Why Some Women Hate The Respect Dare…
One of that other guy’s lies about those of us working at respecting our husbands has become popular and even has factions of Christianity hurling insults, calling us archaic and dismissing our efforts. They are even going so far as to say that what we are doing hurts women. If you want to see how they think in greater detail, check the reviews on Amazon and read the 1’s and 2’s. Dripping with venom, it’s clear they hate the message.
The lie is simple: if you respect and submit to your husband, you have no voice in your home. You are silent. You are a doormat.
Like many of the enemy’s tactics, there’s a shred of truth in the middle… we are told to submit to our husbands “in everything,” (Ephesians 5:22-24). This scripture frequently gets twisted to mean that the wife cannot do anything without her husband’s permission, and is to be a robotic servant for his every whim, which is utter nonsense. In assaulting the truth of this Scripture, however, we lose a number of things, one of which is the discipline of silence. The practice of this discipline actually is a tenet of mature faith. Many proverbs speak to this:
Proverbs 10:19 When words are many, sin is not absent, but he who holds his tongue is wise.
Proverbs 11:12 A man who lacks judgment derides his neighbor, but a man of understanding holds his tongue.
Proverbs 12:16 A fool shows his annoyance at once, but a prudent man overlooks an insult.
Proverbs 13:3 He who guards his lips guards his life, but he who speaks rashly will come to ruin.
Proverbs 17:28 Even a fool is thought wise if he keeps silent, and discerning if he holds his tongue.
Proverbs 18:2 A fool finds no pleasure in understanding, but delights in airing his own opinions.
Proverbs 18:6 A fool’s mouth is his undoing, and his lips a snare to his soul.
I could keep going, but I won’t. Suffice it to say God feels strongly about self-control when it comes to our mouths!
We have to see the Truth in the discipline of silence, however, without turning it into something it is not. God is a relational Being. If I’m talking all the time, I’m not listening. So, it would stand to reason, that I should be silent with Him. My husband, as research shows is the case with the majority of men, is primarily systematic and productive with his communication, rather than relational with his communication, so if I talk just to converse too much, he is apt to not be able to sort out what matters from the plethora of information. So I practice silence with him also. And for the record, I’m also not saying he isn’t relational. He’s just not my girlfriend with whom I can take 27 tangents before making a point.
What most of us miss in the practice of silence is the communication we have with ourselves.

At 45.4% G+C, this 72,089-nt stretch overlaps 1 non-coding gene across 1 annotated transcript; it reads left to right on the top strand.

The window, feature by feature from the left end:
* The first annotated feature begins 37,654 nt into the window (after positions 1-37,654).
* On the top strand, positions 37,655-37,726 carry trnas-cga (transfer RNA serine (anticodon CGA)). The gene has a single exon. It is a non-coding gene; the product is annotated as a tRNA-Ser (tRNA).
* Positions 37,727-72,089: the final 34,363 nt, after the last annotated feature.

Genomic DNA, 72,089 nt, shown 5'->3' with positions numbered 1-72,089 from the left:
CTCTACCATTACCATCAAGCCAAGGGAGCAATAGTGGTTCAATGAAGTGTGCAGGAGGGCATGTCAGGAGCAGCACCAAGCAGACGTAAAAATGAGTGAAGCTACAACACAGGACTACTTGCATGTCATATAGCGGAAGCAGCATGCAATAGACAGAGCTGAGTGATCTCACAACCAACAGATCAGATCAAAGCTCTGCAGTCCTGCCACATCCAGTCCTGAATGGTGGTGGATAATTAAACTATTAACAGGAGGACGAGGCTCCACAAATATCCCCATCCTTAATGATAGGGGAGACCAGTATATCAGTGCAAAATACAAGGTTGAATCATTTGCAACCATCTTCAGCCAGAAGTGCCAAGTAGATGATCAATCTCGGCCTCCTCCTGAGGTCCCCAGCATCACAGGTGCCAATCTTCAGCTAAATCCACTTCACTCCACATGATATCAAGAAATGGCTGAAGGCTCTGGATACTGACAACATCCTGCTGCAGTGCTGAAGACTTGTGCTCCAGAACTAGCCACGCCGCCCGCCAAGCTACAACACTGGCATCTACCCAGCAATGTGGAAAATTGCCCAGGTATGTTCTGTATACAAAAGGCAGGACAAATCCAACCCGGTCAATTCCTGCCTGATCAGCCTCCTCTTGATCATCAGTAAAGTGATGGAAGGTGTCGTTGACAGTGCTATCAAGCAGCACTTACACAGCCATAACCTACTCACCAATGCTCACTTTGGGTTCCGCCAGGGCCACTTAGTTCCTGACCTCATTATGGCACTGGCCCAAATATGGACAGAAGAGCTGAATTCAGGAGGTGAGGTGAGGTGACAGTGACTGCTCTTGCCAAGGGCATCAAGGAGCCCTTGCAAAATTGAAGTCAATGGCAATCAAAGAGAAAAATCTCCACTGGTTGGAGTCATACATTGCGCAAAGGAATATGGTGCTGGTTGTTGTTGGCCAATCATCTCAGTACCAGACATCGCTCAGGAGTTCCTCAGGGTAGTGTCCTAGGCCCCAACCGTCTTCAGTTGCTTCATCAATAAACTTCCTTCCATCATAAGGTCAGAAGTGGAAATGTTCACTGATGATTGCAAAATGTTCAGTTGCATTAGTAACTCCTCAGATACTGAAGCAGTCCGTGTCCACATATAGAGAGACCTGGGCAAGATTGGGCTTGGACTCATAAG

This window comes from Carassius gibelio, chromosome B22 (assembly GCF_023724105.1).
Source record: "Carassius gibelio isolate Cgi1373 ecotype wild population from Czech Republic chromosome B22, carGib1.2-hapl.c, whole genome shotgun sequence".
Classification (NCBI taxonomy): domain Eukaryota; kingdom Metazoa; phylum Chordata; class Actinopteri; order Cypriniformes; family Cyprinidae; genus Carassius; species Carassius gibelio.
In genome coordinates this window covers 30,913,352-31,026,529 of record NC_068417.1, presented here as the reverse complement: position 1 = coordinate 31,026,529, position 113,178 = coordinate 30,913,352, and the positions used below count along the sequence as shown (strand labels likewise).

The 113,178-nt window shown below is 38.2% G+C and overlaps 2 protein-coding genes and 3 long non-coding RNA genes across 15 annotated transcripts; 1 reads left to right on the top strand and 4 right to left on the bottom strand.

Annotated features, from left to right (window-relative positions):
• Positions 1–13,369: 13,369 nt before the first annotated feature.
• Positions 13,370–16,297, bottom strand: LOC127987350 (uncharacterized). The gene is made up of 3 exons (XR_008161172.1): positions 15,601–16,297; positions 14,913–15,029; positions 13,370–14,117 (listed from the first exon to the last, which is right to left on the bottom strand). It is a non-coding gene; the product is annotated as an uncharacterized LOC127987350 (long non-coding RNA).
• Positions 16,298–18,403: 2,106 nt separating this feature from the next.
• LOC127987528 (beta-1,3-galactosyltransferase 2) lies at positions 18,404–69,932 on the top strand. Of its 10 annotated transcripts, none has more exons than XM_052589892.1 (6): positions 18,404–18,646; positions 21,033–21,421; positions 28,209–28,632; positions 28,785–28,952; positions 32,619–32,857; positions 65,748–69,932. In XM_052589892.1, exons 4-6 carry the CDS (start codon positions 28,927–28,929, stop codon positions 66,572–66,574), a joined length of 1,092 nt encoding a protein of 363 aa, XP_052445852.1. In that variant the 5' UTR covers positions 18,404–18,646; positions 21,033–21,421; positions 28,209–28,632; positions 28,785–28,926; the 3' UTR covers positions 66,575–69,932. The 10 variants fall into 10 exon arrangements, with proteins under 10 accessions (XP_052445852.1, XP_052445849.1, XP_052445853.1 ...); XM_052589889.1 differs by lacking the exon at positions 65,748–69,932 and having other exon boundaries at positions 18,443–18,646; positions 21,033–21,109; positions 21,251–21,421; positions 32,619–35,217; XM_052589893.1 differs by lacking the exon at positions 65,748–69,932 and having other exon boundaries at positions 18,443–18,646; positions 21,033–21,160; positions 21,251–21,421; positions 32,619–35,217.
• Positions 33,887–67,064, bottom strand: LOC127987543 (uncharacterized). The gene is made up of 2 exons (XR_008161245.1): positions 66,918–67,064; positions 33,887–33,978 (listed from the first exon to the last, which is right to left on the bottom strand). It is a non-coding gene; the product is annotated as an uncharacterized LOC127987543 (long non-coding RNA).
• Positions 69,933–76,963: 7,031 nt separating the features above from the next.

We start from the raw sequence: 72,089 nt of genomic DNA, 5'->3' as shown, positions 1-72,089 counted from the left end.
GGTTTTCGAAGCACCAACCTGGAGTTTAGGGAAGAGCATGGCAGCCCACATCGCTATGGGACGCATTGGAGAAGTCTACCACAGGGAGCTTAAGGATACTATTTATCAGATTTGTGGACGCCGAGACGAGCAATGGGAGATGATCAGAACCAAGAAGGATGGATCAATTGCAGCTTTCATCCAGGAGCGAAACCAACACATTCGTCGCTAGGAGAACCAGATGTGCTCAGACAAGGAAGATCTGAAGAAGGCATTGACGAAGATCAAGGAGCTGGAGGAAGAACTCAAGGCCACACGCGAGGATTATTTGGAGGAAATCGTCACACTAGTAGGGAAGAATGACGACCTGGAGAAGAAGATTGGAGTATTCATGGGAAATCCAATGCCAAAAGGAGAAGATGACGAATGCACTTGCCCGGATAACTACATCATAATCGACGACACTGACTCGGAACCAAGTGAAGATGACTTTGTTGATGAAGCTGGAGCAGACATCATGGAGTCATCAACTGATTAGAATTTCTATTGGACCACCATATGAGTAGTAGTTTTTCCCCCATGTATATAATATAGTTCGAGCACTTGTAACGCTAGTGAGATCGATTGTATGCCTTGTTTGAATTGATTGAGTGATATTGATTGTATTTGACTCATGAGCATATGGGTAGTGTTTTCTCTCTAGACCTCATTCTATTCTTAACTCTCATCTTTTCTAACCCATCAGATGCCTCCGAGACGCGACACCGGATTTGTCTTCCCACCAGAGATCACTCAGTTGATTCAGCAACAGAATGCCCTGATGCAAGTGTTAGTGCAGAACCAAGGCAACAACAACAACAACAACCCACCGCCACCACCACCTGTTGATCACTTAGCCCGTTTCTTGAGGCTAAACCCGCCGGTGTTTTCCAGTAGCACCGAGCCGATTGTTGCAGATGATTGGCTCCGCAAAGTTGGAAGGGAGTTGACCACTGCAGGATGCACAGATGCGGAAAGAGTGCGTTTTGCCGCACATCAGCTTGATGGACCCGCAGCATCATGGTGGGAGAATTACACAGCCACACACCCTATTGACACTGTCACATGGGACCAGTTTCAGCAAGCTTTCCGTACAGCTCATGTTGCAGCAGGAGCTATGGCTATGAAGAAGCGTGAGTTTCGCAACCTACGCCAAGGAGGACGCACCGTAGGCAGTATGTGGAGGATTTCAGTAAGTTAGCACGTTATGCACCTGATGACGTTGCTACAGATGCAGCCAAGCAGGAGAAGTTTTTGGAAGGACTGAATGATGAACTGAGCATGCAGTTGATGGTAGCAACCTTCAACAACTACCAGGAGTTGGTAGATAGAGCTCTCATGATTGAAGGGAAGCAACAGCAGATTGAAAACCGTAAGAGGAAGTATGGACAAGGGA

What reality are you creating with your communication? Proverbs 23:7 As a man thinketh, so then is he.
Last night, my husband asked me if I knew how to sew a button on a jacket of his. For those of you who don’t sew, there’s a knot you use so that it’s not difficult to button. What I heard, in the silence of my head was, “Oh…no… I can’t do that for him. I used up all my fine motor ability this weekend when I sewed the pocket back on our son’s ski jacket… my hands still hurt from that…” and I responded, “I can’t do that for you,” and disappointment seeped into my heart. Granted, I was coming off a hard day, and my hands were really sore. “I can ask a friend to take care of it,” I started. “No, I can do it myself,” he replied. “But you know how, to make that knot, right?” he asked.
What I heard instead of his simple question was my own sense of inadequacy that sometimes comes along with my disabled hands. A connective tissue disorder resulting in severe early onset osteoarthritis inconsistently incapacitates me. It is unpredictable, and no one really knows when I am able to do all things, when I’m able to do some, or when I’m able to barely function from the pain. And in this discussion with my husband, in my own head I heard, “failure,” and “unworthy,” and other things… and then, I heard another lie… “He knows about my hands, yet he wants me to do one of the most painful things, grasping a needle…” And then I heard my heart start issuing judgment his direction.
And I felt unloved.
But here’s the kicker…
When we talked about it later, he told me he really did just want my help – that if I knew how to do it, I could tell him what to do to make the knot. He just wanted my help. He knew I couldn’t do it, and he wasn’t asking me to.
I added all the other junk to the conversation in the middle of the silence. I had forgotten one very true tenet about men: Most men say exactly what they mean. No more and no less.
I hadn’t taken him at his word.